Microsoft takes on Google with new Bing search engine

Bing search engine

Microsoft has finally unveiled its new search engine, dubbed Bing'.

Formally code-named "Kumo," the new search tool will replace Microsoft's Live Search. It will eventually roll out over the next few days as a beta in the UK, and go worldwide by 3 June, Microsoft said.

Microsoft is the latest to attempt to innovate in the search market, following the launch of Wolfram Alpha last week. The launch of Bing will likely lead pundits to ponder if Bing will be the one to knock Google off its perch, but Microsoft has said it's actually gunning for second place - the spot currently held by former acquisition target Yahoo.

Microsoft noted its latest weapon in the battle with Google wasn't a fully featured release, but just a beta. It said the "full proposition" would continue to be developed over the next six to 12 months in London, at Microsoft's new Search Technology Centre which employs about 60 people.

Paul Stoddart, UK search lead at Microsoft, said in a statement: "Many people believe Search today is a great tool, but as the internet continues to develop and grow then the search category requires constant innovation to allow consumers to make sense of the web."

That said, Bing does of course offer new features above Live Search. Bing includes more relevant information on the search results page itself, and sorts them into categories. It also includes partnerships with shopping and travel sites, including recent acquisition comparison site Ciao, Microsoft said.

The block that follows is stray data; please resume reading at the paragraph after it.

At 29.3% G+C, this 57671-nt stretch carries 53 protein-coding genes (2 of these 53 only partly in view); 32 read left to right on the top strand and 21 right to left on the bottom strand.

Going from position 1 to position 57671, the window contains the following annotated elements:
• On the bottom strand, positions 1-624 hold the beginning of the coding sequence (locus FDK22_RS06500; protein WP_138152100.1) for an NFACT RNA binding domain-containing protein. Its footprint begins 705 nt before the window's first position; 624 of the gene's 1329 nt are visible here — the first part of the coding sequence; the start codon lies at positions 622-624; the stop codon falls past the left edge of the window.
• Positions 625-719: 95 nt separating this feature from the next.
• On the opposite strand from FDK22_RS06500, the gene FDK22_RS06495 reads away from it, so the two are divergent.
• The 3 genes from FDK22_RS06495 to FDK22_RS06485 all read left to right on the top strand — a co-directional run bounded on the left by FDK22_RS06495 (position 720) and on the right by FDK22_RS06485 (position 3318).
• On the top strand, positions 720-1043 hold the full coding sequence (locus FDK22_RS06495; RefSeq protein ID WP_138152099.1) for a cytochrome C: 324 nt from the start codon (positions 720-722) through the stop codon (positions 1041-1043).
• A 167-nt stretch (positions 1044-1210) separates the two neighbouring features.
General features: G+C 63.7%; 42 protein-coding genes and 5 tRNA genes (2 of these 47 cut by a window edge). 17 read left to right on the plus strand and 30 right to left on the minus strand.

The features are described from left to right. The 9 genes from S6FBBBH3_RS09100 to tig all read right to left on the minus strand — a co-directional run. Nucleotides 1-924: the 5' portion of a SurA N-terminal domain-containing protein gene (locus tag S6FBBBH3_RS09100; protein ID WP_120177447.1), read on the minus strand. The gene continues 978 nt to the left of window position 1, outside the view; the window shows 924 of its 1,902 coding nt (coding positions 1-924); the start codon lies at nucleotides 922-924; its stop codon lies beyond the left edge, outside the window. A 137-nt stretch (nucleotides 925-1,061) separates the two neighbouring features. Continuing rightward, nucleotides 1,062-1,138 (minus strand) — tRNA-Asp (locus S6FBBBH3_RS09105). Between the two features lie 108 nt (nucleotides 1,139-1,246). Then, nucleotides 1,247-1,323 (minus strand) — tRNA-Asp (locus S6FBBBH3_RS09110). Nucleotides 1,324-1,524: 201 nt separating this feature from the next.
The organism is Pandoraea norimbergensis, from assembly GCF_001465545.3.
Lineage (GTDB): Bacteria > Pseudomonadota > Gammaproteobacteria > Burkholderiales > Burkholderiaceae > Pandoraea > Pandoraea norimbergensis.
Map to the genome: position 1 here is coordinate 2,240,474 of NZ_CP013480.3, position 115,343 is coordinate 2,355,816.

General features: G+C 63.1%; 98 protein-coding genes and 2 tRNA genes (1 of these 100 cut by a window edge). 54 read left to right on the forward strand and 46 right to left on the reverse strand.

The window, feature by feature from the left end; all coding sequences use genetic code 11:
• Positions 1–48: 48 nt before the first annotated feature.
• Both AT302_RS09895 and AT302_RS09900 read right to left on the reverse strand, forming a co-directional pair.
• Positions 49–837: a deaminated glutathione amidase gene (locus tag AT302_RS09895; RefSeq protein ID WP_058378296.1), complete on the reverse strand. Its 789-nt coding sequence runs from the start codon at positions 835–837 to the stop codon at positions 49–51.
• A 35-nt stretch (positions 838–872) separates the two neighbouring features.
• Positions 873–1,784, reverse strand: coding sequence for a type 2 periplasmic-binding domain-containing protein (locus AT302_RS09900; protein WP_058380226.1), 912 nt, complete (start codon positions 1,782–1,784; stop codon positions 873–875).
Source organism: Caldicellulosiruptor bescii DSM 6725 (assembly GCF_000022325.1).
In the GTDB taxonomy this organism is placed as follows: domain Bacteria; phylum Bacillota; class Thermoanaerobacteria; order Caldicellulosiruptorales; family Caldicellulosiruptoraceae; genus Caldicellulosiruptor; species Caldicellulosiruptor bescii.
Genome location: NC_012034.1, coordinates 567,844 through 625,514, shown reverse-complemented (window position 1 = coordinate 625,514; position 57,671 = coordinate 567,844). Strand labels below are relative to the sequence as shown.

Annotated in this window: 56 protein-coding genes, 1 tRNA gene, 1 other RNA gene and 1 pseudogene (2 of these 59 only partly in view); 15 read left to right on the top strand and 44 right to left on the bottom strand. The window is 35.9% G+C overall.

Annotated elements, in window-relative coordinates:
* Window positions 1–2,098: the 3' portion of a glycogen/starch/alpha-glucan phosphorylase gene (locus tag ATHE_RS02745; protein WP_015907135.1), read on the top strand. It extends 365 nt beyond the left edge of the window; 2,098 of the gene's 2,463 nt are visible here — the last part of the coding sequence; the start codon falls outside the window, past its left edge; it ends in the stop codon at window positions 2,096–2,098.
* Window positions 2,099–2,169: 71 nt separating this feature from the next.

The main page is the very opposite of Google's stark search engine. Bing features massive photo backdrops targeted by geography and even the latest news.

In what could be seen as a dig at leading rival Google, Stoddart said: "The major search engines were developed over a decade ago and we believe the category is still in its infancy."

"In 1997, there were only 100,000 websites compared with over 160 million worldwide today, so it's important to challenge and evolve the search market and to make it as easy and relevant as possible for today's consumers," he added. "There is much more that people can and should expect from their search service."

Speaking at a conference in California, Microsoft's chief executive Steve Ballmer said: "We want to do better."

Ballmer went on to explain why the odd name Bing was chosen. "The name is short, it's easy to say, it works globally."

Click here to read about the history of the search engine.